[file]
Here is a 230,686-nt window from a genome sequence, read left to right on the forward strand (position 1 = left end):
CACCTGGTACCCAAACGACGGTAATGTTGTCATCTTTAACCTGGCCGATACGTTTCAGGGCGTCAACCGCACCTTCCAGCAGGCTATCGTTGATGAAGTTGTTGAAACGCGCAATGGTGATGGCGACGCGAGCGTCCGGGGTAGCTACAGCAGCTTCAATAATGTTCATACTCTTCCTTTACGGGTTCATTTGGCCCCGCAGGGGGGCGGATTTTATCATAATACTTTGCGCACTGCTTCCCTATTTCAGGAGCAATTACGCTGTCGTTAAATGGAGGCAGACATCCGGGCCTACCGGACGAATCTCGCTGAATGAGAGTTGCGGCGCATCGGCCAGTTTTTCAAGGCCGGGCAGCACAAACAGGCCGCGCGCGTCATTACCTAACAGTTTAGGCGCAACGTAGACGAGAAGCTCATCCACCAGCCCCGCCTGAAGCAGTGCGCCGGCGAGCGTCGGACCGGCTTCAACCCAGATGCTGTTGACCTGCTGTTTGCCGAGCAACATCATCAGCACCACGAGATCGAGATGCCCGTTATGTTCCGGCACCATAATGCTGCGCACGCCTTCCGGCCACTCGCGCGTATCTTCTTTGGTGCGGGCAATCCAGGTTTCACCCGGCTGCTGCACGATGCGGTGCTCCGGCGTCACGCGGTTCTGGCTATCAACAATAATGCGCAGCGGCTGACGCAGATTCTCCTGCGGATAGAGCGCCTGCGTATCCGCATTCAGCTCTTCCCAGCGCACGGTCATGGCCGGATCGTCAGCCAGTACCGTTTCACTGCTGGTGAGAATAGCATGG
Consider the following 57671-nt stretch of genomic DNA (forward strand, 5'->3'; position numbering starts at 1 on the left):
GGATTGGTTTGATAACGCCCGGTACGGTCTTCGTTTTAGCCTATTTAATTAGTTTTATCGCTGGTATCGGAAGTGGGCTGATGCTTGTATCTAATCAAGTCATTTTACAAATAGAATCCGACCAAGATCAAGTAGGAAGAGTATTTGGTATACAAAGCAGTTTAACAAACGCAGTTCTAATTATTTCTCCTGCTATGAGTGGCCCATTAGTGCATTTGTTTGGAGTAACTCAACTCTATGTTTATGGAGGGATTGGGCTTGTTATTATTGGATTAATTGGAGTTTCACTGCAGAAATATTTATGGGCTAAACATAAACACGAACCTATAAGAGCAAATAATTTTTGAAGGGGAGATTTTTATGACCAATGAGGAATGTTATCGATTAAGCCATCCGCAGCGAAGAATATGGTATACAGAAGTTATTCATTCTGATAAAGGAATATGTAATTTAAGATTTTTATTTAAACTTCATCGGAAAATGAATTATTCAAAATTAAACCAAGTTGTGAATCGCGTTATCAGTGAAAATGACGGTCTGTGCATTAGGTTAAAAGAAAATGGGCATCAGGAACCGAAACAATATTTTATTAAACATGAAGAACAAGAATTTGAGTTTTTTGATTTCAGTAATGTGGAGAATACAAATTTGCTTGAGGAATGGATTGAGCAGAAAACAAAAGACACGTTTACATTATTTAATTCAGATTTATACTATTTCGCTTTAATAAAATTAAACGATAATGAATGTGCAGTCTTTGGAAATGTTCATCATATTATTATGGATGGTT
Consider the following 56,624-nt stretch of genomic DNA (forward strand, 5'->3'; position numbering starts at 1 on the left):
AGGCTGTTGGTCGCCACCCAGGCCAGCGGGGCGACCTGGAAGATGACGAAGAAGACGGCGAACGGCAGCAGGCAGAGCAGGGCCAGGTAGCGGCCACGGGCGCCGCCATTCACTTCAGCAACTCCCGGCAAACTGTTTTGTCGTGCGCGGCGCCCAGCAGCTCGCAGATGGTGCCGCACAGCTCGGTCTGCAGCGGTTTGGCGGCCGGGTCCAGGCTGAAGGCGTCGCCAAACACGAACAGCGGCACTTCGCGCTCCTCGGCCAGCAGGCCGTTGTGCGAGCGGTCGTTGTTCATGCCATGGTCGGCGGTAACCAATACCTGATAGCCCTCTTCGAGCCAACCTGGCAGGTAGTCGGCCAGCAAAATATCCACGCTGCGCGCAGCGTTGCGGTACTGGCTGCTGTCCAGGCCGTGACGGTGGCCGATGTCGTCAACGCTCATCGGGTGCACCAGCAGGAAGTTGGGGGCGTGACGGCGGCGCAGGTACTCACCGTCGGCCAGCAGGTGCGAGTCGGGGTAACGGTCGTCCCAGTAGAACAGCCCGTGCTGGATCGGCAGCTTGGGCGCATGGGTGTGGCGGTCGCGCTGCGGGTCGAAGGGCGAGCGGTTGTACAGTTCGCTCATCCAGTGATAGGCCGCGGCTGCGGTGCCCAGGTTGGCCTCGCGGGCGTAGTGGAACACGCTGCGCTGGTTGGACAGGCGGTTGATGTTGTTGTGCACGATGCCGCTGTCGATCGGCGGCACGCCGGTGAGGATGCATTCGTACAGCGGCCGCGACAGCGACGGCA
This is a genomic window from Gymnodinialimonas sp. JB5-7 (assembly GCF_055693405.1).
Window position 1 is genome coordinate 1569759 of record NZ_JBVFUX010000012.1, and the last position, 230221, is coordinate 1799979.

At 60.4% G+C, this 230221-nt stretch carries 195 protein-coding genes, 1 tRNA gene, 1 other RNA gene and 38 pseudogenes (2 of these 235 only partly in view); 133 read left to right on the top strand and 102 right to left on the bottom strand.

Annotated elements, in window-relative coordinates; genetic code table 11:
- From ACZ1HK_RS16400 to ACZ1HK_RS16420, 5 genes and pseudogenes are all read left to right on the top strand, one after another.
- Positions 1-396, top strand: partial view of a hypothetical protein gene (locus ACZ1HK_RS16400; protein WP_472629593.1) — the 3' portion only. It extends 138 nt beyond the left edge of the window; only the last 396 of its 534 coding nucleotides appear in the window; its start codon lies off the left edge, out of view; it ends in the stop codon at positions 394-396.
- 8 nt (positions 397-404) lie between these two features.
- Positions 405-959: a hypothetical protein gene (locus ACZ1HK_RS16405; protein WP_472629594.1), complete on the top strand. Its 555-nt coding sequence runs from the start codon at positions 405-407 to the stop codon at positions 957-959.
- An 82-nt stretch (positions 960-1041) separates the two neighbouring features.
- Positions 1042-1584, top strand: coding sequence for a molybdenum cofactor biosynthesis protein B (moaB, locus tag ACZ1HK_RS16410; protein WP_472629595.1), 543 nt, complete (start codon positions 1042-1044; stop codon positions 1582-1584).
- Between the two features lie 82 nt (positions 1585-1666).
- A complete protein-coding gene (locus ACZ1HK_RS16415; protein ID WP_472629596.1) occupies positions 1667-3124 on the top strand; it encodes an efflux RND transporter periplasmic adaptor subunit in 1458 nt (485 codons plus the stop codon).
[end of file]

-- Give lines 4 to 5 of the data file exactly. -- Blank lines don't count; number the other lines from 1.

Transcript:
GGATTGGTTTGATAACGCCCGGTACGGTCTTCGTTTTAGCCTATTTAATTAGTTTTATCGCTGGTATCGGAAGTGGGCTGATGCTTGTATCTAATCAAGTCATTTTACAAATAGAATCCGACCAAGATCAAGTAGGAAGAGTATTTGGTATACAAAGCAGTTTAACAAACGCAGTTCTAATTATTTCTCCTGCTATGAGTGGCCCATTAGTGCATTTGTTTGGAGTAACTCAACTCTATGTTTATGGAGGGATTGGGCTTGTTATTATTGGATTAATTGGAGTTTCACTGCAGAAATATTTATGGGCTAAACATAAACACGAACCTATAAGAGCAAATAATTTTTGAAGGGGAGATTTTTATGACCAATGAGGAATGTTATCGATTAAGCCATCCGCAGCGAAGAATATGGTATACAGAAGTTATTCATTCTGATAAAGGAATATGTAATTTAAGATTTTTATTTAAACTTCATCGGAAAATGAATTATTCAAAATTAAACCAAGTTGTGAATCGCGTTATCAGTGAAAATGACGGTCTGTGCATTAGGTTAAAAGAAAATGGGCATCAGGAACCGAAACAATATTTTATTAAACATGAAGAACAAGAATTTGAGTTTTTTGATTTCAGTAATGTGGAGAATACAAATTTGCTTGAGGAATGGATTGAGCAGAAAACAAAAGACACGTTTACATTATTTAATTCAGATTTATACTATTTCGCTTTAATAAAATTAAACGATAATGAATGTGCAGTCTTTGGAAATGTTCATCATATTATTATGGATGGTT
Consider the following 56,624-nt stretch of genomic DNA (forward strand, 5'->3'; position numbering starts at 1 on the left):